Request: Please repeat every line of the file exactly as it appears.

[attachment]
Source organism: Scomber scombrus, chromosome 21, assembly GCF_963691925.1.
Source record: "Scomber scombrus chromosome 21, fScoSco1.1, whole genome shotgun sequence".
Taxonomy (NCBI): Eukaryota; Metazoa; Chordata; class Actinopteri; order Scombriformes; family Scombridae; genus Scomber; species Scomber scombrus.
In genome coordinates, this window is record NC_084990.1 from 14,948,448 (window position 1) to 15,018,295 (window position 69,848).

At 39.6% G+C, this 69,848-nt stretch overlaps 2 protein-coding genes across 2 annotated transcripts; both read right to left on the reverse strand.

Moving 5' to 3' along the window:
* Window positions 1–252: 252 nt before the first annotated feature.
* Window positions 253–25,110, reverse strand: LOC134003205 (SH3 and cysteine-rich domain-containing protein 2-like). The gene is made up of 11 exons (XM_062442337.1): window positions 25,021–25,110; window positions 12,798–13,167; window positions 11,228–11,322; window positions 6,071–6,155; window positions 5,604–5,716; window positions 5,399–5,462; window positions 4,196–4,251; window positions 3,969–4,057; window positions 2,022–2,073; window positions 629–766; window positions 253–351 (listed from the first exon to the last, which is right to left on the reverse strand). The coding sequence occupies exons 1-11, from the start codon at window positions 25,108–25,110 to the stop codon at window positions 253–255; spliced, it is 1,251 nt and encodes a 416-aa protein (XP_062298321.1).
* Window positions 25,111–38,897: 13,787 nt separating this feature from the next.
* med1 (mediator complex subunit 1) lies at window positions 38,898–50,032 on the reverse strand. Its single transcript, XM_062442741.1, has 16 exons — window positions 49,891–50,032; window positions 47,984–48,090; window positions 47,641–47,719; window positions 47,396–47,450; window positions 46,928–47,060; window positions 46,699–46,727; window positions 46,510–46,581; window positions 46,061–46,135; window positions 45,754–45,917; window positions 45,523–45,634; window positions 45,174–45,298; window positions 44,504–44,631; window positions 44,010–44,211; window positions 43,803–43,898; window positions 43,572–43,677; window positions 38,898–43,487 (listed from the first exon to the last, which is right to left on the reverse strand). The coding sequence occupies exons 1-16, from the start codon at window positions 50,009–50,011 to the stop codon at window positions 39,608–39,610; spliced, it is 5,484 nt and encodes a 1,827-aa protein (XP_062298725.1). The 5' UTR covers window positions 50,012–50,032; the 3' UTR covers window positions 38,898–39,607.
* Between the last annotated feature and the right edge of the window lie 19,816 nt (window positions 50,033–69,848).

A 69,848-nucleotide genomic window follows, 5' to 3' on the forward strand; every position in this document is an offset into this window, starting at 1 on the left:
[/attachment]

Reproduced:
Source organism: Scomber scombrus, chromosome 21, assembly GCF_963691925.1.
Source record: "Scomber scombrus chromosome 21, fScoSco1.1, whole genome shotgun sequence".
Taxonomy (NCBI): Eukaryota; Metazoa; Chordata; class Actinopteri; order Scombriformes; family Scombridae; genus Scomber; species Scomber scombrus.
In genome coordinates, this window is record NC_084990.1 from 14,948,448 (window position 1) to 15,018,295 (window position 69,848).

At 39.6% G+C, this 69,848-nt stretch overlaps 2 protein-coding genes across 2 annotated transcripts; both read right to left on the reverse strand.

Moving 5' to 3' along the window:
* Window positions 1–252: 252 nt before the first annotated feature.
* Window positions 253–25,110, reverse strand: LOC134003205 (SH3 and cysteine-rich domain-containing protein 2-like). The gene is made up of 11 exons (XM_062442337.1): window positions 25,021–25,110; window positions 12,798–13,167; window positions 11,228–11,322; window positions 6,071–6,155; window positions 5,604–5,716; window positions 5,399–5,462; window positions 4,196–4,251; window positions 3,969–4,057; window positions 2,022–2,073; window positions 629–766; window positions 253–351 (listed from the first exon to the last, which is right to left on the reverse strand). The coding sequence occupies exons 1-11, from the start codon at window positions 25,108–25,110 to the stop codon at window positions 253–255; spliced, it is 1,251 nt and encodes a 416-aa protein (XP_062298321.1).
* Window positions 25,111–38,897: 13,787 nt separating this feature from the next.
* med1 (mediator complex subunit 1) lies at window positions 38,898–50,032 on the reverse strand. Its single transcript, XM_062442741.1, has 16 exons — window positions 49,891–50,032; window positions 47,984–48,090; window positions 47,641–47,719; window positions 47,396–47,450; window positions 46,928–47,060; window positions 46,699–46,727; window positions 46,510–46,581; window positions 46,061–46,135; window positions 45,754–45,917; window positions 45,523–45,634; window positions 45,174–45,298; window positions 44,504–44,631; window positions 44,010–44,211; window positions 43,803–43,898; window positions 43,572–43,677; window positions 38,898–43,487 (listed from the first exon to the last, which is right to left on the reverse strand). The coding sequence occupies exons 1-16, from the start codon at window positions 50,009–50,011 to the stop codon at window positions 39,608–39,610; spliced, it is 5,484 nt and encodes a 1,827-aa protein (XP_062298725.1). The 5' UTR covers window positions 50,012–50,032; the 3' UTR covers window positions 38,898–39,607.
* Between the last annotated feature and the right edge of the window lie 19,816 nt (window positions 50,033–69,848).

A 69,848-nucleotide genomic window follows, 5' to 3' on the forward strand; every position in this document is an offset into this window, starting at 1 on the left: